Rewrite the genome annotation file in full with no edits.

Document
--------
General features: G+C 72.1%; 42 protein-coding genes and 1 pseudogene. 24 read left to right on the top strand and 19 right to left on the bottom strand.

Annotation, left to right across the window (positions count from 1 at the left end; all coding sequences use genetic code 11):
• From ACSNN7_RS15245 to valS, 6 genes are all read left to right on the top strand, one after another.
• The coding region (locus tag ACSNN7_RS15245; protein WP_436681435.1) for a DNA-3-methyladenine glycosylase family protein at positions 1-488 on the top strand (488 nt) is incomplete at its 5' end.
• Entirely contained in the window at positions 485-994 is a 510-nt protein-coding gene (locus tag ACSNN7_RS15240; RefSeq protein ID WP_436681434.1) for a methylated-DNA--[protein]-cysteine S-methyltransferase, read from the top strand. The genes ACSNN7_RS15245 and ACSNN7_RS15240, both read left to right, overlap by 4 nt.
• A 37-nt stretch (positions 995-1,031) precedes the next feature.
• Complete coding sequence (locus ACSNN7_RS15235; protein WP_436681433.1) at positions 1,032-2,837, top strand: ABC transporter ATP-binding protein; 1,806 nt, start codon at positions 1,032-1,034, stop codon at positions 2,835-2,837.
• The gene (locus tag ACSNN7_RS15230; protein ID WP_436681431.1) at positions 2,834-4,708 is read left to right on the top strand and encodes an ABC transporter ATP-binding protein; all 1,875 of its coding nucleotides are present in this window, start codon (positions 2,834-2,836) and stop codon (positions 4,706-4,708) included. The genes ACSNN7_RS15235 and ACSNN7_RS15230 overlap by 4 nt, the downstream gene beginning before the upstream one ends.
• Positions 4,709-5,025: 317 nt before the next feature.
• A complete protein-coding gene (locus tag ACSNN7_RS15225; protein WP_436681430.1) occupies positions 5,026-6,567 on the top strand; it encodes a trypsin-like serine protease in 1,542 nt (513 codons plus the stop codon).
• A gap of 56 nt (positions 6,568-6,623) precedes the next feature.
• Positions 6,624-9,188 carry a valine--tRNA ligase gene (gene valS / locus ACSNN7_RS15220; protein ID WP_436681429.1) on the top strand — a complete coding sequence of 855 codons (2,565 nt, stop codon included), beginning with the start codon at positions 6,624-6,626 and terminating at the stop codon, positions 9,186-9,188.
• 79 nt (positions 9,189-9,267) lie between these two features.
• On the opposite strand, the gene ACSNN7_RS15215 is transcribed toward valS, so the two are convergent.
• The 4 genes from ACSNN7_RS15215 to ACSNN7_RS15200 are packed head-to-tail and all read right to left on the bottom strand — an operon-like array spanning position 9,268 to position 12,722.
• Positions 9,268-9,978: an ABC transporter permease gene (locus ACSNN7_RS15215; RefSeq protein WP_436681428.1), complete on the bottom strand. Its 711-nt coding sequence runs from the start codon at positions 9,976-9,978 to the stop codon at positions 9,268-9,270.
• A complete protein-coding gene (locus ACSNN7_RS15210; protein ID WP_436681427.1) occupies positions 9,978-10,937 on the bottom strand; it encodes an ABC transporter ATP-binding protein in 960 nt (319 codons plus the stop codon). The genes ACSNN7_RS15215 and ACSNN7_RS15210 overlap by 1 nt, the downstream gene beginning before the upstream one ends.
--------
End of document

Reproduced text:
General features: G+C 72.1%; 42 protein-coding genes and 1 pseudogene. 24 read left to right on the top strand and 19 right to left on the bottom strand.

Annotation, left to right across the window (positions count from 1 at the left end; all coding sequences use genetic code 11):
• From ACSNN7_RS15245 to valS, 6 genes are all read left to right on the top strand, one after another.
• The coding region (locus tag ACSNN7_RS15245; protein WP_436681435.1) for a DNA-3-methyladenine glycosylase family protein at positions 1-488 on the top strand (488 nt) is incomplete at its 5' end.
• Entirely contained in the window at positions 485-994 is a 510-nt protein-coding gene (locus tag ACSNN7_RS15240; RefSeq protein ID WP_436681434.1) for a methylated-DNA--[protein]-cysteine S-methyltransferase, read from the top strand. The genes ACSNN7_RS15245 and ACSNN7_RS15240, both read left to right, overlap by 4 nt.
• A 37-nt stretch (positions 995-1,031) precedes the next feature.
• Complete coding sequence (locus ACSNN7_RS15235; protein WP_436681433.1) at positions 1,032-2,837, top strand: ABC transporter ATP-binding protein; 1,806 nt, start codon at positions 1,032-1,034, stop codon at positions 2,835-2,837.
• The gene (locus tag ACSNN7_RS15230; protein ID WP_436681431.1) at positions 2,834-4,708 is read left to right on the top strand and encodes an ABC transporter ATP-binding protein; all 1,875 of its coding nucleotides are present in this window, start codon (positions 2,834-2,836) and stop codon (positions 4,706-4,708) included. The genes ACSNN7_RS15235 and ACSNN7_RS15230 overlap by 4 nt, the downstream gene beginning before the upstream one ends.
• Positions 4,709-5,025: 317 nt before the next feature.
• A complete protein-coding gene (locus tag ACSNN7_RS15225; protein WP_436681430.1) occupies positions 5,026-6,567 on the top strand; it encodes a trypsin-like serine protease in 1,542 nt (513 codons plus the stop codon).
• A gap of 56 nt (positions 6,568-6,623) precedes the next feature.
• Positions 6,624-9,188 carry a valine--tRNA ligase gene (gene valS / locus ACSNN7_RS15220; protein ID WP_436681429.1) on the top strand — a complete coding sequence of 855 codons (2,565 nt, stop codon included), beginning with the start codon at positions 6,624-6,626 and terminating at the stop codon, positions 9,186-9,188.
• 79 nt (positions 9,189-9,267) lie between these two features.
• On the opposite strand, the gene ACSNN7_RS15215 is transcribed toward valS, so the two are convergent.
• The 4 genes from ACSNN7_RS15215 to ACSNN7_RS15200 are packed head-to-tail and all read right to left on the bottom strand — an operon-like array spanning position 9,268 to position 12,722.
• Positions 9,268-9,978: an ABC transporter permease gene (locus ACSNN7_RS15215; RefSeq protein WP_436681428.1), complete on the bottom strand. Its 711-nt coding sequence runs from the start codon at positions 9,976-9,978 to the stop codon at positions 9,268-9,270.
• A complete protein-coding gene (locus ACSNN7_RS15210; protein ID WP_436681427.1) occupies positions 9,978-10,937 on the bottom strand; it encodes an ABC transporter ATP-binding protein in 960 nt (319 codons plus the stop codon). The genes ACSNN7_RS15215 and ACSNN7_RS15210 overlap by 1 nt, the downstream gene beginning before the upstream one ends.